Franz Anton has a Tokyo 2020 poster hanging in his gym and wears a watch that is counting backwards until the opening day of the next Olympic Games.

He’s not obsessed, although he is toying with the idea of learning Japanese before 2020. It’s more a feeling he has unfinished Olympics business.

And not in the sense of getting a disappointing result in Rio. He’s quite happy with the fourth placing he and Jan Benzien achieved in the C2 final.

But the Rio Olympics ended in incredible sadness and despair for Anton, his German teammates and the entire Olympic movement.

German coach and 2004 Olympic silver medallist, Stefan Henze, was killed in a car accident in Rio, casting an enormous pall over the entire Games and leaving the close-knit German team distraught and feeling a long way from home.

“The problem was we had lost Stefan Henze, and this thing was really heavy,” Anton said this week.

“So fourth place at the Olympics doesn’t count if you have something to lose like this. I didn’t have a problem to go on with my sport, but there was one person missing and that was really hard, to say why does it happen?”

At a time most athletes are celebrating one of the most important milestones in their lives, there was very little celebration among the German camp. Instead there was consoling, counselling, and tears. Lots of tears.

“We had to stay two more weeks in Rio,” Anton said.

“We didn’t expect something like this, that’s for sure. I couldn’t enjoy the time really well. I tried to do the best with it, but some media and other athletes would ask you about it, so you could never get away from it or you never had the chance to forget it.

“I was talking to him on his last day, and he said it was crazy what we had done. We had started as a C1, and then we got as a C2 to the Olympics. He was a C2 athlete so he knew exactly what it was.

“I got a good feeling from him, and this is something I can take with me for the whole of my life.”

As can sometimes be the case, through incredible grief there can emerge enormous strength, and the tight bond among the German canoe community is very evident.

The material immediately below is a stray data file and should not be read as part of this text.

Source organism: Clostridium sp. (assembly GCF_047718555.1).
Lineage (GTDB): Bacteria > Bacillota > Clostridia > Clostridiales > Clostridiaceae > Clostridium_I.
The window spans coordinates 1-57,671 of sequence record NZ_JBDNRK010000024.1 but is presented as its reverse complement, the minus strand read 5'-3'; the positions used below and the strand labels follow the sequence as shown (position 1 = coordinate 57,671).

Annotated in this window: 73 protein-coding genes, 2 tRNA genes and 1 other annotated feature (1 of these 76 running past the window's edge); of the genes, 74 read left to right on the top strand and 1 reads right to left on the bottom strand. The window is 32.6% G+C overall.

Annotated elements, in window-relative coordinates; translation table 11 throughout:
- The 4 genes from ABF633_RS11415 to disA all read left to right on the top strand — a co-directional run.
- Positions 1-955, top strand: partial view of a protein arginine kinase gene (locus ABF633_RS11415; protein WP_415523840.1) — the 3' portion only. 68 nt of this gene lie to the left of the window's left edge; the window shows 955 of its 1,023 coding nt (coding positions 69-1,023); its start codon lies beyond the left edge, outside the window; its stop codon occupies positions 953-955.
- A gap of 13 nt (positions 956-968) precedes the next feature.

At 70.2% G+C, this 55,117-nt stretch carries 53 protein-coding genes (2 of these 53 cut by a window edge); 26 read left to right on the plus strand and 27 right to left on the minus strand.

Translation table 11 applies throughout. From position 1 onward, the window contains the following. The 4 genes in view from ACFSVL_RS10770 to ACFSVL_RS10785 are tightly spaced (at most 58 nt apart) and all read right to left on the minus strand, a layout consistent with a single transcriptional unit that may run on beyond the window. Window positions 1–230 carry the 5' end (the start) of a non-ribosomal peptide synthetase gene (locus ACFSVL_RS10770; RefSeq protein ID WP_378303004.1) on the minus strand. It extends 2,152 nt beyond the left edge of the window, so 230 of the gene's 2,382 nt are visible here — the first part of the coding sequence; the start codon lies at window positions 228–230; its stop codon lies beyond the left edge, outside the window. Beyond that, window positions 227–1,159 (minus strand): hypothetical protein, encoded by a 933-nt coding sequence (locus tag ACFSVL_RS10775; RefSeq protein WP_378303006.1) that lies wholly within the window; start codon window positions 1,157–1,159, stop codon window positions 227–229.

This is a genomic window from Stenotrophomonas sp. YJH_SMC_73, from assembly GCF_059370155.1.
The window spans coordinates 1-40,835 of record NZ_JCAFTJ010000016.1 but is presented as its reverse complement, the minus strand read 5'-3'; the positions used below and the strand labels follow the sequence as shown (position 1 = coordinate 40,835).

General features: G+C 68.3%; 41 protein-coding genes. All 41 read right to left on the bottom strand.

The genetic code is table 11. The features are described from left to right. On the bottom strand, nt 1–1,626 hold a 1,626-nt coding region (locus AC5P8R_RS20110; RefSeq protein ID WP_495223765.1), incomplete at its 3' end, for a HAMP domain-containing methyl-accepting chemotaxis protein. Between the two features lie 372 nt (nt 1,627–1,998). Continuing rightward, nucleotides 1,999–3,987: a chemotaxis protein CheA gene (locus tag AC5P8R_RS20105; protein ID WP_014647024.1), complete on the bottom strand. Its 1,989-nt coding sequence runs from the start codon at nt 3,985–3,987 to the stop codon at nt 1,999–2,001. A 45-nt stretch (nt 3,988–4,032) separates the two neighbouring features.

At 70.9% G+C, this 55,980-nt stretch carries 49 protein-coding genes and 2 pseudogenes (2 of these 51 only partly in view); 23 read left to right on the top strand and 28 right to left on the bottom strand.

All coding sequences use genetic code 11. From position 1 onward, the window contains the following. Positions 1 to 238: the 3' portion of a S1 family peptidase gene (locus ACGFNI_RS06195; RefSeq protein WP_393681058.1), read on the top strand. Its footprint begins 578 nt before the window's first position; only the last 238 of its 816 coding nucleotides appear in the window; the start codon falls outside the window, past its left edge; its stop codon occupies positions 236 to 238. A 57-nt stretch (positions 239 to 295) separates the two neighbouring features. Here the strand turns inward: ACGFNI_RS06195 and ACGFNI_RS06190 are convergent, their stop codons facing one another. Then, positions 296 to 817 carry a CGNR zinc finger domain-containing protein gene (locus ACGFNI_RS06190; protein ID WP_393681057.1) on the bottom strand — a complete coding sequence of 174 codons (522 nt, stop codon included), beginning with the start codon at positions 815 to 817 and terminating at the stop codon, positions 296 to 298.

It was on display in Augsburg last weekend, and is sure to be there for everyone to see when ICF World Cup 3 kicks off this Friday in Markkleeberg.

It’s Franz Anton’s home course, and he desperately wants to put on a good show. He’ll compete in the C1 and the C2, and is looking forward to seeing the familiar faces in the crowd.

Although he has one favour to ask those coming to Kanupark Markkleeberg this weekend – pick a good time for a chat.

“Everyone knows me here. Especially at the start, visitors can come really close to you, they can come up to you,” he laughed.

“These are all parts that can disturb you. So I try to focus and not talk to all of the guys, but it doesn’t help a lot because there is always someone who knows me.

“It doesn’t matter if it is 10 seconds before my start, they come up and say ‘hey, have a good run and good luck’. At this moment I just want to focus and be on my line.”

Over-exuberant fans will be just one of several challenges for Anton, who won bronze in Augsburg last weekend.

So far the C1 has been dominated by German teammate Sideris Tasiadis and Olympic silver medallist, Matej Benus, who won World Cups 1 and 2 respectively.

But Anton is hoping hometown advantage will give him the edge this weekend.

“Augsburg has shown this, Prague has shown this,” he said.

“The athletes from the nation, they know the course very well, and I think here is the same. But you get a lot of pressure, because every media guy always says ‘you will win?’, so you have a lot of pressure on your shoulders.

“But if you can focus, you can use it a lot.”

If Anton looks nervous this weekend, it’s not just because he is racing for gold in front of an expectant crowd. He also has to keep one eye on making sure there’s enough food and drink, the media are happy, and there are enough toilets.

“Because I’m part of the organising committee we want to do something special. I hope the athletes and the visitors all like it,” he said.

“Sure, it makes me proud that everyone is coming here, maybe they will tell us after something was good, something was bad, but this helps us make it better for next time.”

So back to the poster, the watch, and the Japanese language courses. It’s understandable all the German athletes who were in Rio want the chance to go to an Olympics and enjoy it the way everyone else enjoyed last year’s Games.

There’s no C2 in Tokyo, so Anton has to focus completely on the C1. But you don’t need to worry about his focus, he’s got that covered.

“It was my first Olympics as an athlete, and I’m getting hungry for the next Olympics. This is what I can take for me from the Rio Olympics,” he said.

“I think one month after the Rio Olympics I bought a picture from the Tokyo 2020 Games and put it in the gym, so I’m focussed.

“I think I will have to put another picture in the changing room, where I would see it a lot.”

ICF Canoe Slalom World Cup 3 begins on Friday. Find live streaming and results here.

Canoe Slalom
#ICFslalom #canoeslalom